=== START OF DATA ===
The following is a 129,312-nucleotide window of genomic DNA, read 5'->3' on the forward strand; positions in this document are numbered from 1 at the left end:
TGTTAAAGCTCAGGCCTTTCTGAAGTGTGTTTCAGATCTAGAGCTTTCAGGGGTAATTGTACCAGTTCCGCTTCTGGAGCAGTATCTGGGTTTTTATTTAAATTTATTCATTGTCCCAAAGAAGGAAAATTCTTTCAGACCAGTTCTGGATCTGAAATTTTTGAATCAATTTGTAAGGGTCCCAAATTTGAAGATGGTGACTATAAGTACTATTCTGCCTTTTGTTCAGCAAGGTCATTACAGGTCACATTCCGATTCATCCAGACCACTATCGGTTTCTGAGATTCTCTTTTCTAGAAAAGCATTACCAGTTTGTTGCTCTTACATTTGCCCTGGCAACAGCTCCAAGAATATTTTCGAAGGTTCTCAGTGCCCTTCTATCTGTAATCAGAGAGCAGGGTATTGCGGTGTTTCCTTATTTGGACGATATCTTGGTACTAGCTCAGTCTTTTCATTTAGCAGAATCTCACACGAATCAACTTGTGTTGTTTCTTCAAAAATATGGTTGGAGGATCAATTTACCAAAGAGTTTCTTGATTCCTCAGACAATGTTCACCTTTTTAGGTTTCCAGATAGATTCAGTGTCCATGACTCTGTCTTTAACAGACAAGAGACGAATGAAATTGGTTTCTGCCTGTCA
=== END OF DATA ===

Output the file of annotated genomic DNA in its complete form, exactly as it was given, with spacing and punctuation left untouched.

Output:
The following is a 129,312-nucleotide window of genomic DNA, read 5'->3' on the forward strand; positions in this document are numbered from 1 at the left end:
TGTTAAAGCTCAGGCCTTTCTGAAGTGTGTTTCAGATCTAGAGCTTTCAGGGGTAATTGTACCAGTTCCGCTTCTGGAGCAGTATCTGGGTTTTTATTTAAATTTATTCATTGTCCCAAAGAAGGAAAATTCTTTCAGACCAGTTCTGGATCTGAAATTTTTGAATCAATTTGTAAGGGTCCCAAATTTGAAGATGGTGACTATAAGTACTATTCTGCCTTTTGTTCAGCAAGGTCATTACAGGTCACATTCCGATTCATCCAGACCACTATCGGTTTCTGAGATTCTCTTTTCTAGAAAAGCATTACCAGTTTGTTGCTCTTACATTTGCCCTGGCAACAGCTCCAAGAATATTTTCGAAGGTTCTCAGTGCCCTTCTATCTGTAATCAGAGAGCAGGGTATTGCGGTGTTTCCTTATTTGGACGATATCTTGGTACTAGCTCAGTCTTTTCATTTAGCAGAATCTCACACGAATCAACTTGTGTTGTTTCTTCAAAAATATGGTTGGAGGATCAATTTACCAAAGAGTTTCTTGATTCCTCAGACAATGTTCACCTTTTTAGGTTTCCAGATAGATTCAGTGTCCATGACTCTGTCTTTAACAGACAAGAGACGAATGAAATTGGTTTCTGCCTGTCA